Archive for the ‘MSN’ Category

Bing is Just Better

Over the past few weeks, we’ve seen the hypocrisy coming out of Google reaching new all time highs. The mud slinging out of the Google camp is a signal:

Google is running scared.

Bing has gotten better. A lot better: and Google has gone from ignoring Bing to character assassination.

The latest hoopla goes like this “Waaaah, Bing is copying our search results!” When we dig deeper, we find that, no, Bing is not copying Google results, they are tracking user searching behavior. But hold on, doesn’t Google’s Privacy policy say (and I quote):

“Some of our services, including Google Toolbar and Google Web Accelerator, send the uniform resource locators (“URLs”) of web pages that you request to Google. When you use these services, Google will receive and store the URL sent by the web sites you visit, including any personal information inserted into those URLs by the web site operator. Some Google services (such as Google Toolbar) enable you to opt-in or opt-out of sending URLs to Google, while for others (such as Google Web Accelerator) the sending of URLs to Google is intrinsic to the service””

So Google Does EXACTLY THE SAME THING and throws mud at Bing for doing it? . . . AGAIN? The part that’s even worse is that people who are suppose to be “Search Engine Journalists” can’t even get the story right, because they’re too busy sucking Google cock and just blindly reprint everything fed to them.

The Fact is that Bing has gotten better. It’s a viable competitor and it’s taking market share from Google in the US. This year will be a repeat: Bing will shave off at least another 3 points of US Marketshare: at the expense of Google.

Google is scared. They call Bing’s Results “a Cheap imitation”, but the fact is that Bing is now consistently delivering better results. For all queries? No, not yet. But for your average, non power user, Bing delivers.

If you haven’t used it in a while, head back over to Bing. Use it for a week as your first Go To search engine. It’s much better than you thought.

Buzz Without the Buzz

I logged into my Hotmail account today and saw this:

.

live

It links here. (among other places).

Basically, Microsoft is integrating all the social media site into their Live platform. There was a hint of it on the Windows 7 Series phone video, but what this does is let’s you update your “status” at all the sites at once and integrates seamlessly into all the sites you already use.

I don’t use Google’s “Buzz”, but isn’t this the meat of it?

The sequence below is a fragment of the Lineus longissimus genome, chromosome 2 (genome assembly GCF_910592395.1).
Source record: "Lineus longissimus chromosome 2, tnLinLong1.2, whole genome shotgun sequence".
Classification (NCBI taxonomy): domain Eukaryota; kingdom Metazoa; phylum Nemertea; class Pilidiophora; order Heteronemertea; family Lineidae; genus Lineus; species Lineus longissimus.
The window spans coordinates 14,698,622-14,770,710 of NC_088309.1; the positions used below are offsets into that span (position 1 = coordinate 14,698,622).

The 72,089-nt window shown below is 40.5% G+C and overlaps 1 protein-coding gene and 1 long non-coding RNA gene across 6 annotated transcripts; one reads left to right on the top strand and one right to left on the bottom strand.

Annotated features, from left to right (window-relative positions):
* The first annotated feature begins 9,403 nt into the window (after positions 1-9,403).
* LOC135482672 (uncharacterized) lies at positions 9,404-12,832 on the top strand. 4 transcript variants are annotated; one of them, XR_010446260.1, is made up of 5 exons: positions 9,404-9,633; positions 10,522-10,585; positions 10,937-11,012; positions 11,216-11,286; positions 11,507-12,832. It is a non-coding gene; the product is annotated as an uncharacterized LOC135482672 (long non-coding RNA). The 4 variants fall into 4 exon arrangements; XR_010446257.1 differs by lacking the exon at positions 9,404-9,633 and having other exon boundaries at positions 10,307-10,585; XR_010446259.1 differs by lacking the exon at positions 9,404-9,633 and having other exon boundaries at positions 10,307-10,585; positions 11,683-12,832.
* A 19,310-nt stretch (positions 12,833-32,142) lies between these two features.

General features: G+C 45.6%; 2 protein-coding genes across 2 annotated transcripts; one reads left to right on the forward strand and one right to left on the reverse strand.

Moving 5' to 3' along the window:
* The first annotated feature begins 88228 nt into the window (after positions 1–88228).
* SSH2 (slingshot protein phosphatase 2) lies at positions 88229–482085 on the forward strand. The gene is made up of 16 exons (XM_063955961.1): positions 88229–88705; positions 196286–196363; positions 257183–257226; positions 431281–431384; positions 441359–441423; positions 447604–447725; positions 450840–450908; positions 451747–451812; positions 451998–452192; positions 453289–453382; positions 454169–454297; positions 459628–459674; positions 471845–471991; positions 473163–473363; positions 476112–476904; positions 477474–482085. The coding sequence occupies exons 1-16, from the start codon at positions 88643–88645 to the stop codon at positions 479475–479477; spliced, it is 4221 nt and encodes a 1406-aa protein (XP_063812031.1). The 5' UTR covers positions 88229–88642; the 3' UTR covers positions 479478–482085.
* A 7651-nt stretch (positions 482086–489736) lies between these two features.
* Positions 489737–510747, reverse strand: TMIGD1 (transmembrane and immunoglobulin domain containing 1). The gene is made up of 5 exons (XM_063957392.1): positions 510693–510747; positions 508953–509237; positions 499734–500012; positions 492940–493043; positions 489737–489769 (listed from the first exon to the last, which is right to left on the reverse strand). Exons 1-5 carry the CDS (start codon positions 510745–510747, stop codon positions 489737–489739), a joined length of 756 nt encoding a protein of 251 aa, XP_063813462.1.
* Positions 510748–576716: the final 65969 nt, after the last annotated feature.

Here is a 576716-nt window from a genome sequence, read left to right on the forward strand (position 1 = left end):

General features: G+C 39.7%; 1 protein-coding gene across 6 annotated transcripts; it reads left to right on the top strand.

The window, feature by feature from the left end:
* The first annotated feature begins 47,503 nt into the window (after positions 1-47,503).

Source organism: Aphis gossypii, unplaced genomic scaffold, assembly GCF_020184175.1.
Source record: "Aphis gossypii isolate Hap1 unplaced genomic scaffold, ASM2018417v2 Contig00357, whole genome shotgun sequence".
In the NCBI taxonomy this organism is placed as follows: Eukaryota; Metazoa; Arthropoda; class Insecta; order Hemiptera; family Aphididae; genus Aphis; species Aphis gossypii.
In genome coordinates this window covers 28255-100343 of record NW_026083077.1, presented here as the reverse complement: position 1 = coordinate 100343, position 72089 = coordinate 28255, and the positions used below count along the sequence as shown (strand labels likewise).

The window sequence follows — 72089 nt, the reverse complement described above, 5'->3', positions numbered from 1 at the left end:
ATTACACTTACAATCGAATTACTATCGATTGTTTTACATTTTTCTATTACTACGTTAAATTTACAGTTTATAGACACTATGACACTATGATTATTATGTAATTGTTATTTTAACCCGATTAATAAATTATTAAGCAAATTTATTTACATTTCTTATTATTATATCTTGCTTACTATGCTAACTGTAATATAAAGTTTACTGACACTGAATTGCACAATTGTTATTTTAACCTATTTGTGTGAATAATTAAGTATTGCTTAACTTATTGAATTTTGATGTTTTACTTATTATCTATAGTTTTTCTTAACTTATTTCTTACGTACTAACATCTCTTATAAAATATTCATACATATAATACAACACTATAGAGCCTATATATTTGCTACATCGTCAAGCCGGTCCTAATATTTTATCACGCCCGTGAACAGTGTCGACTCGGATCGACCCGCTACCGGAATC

But somehow I doubt we’ll see umpteen million posts about how it’s this crazy game changer. Microsoft is just quietly executing on all fronts this year while the blogosphere almost completely fails to notice.

Windows 7 Series Phones

With all the buzz so far this year about iPad and, well, Buzz, the anticipation for the Windows 7 Series Phone was really non-existent.

But after watching the like this one videos:

It looks like the Windows 7 Series phone might be the most important launch this year.

Are they a little late to the game? Sure. But as was pointed out:

History is on Microsoft’s side here—we know what happened the last time Apple had a massive head start. Microsoft is, if nothing else, incredibly patient. Remember the first Xbox? Back when it was crazy that Microsoft was getting into videogames? It’s cost them about a billion dollars and taken nearly 10 years, but now, with Xbox Live, Project Natal and their massive software ecosystem, they arguably have the most impressive gaming console you can buy. That was a pet project. Now, mobile is the future of computing. What do you think Microsoft will sink into that?

This looks like it’s gonna be huge.

I know I want one.

Get Microsoft Silverlight

Nice Fucking SERPs, G.

This morning, I wanted to look at the Frank Schilling video I posted a while back. I’d love to get him to come to SEO de Janerio as an expert, but haven’t met him yet (anyone care to make an introduction?)

Anyway, I wanted to watch that video again, so I Googled “frank seoblackhat”.

Check out these awesome results:

Goole Serps Suck ballz

As you can see, you have to wade through 6 scraper SERPs to get to the post you’re looking for on seoblackhat.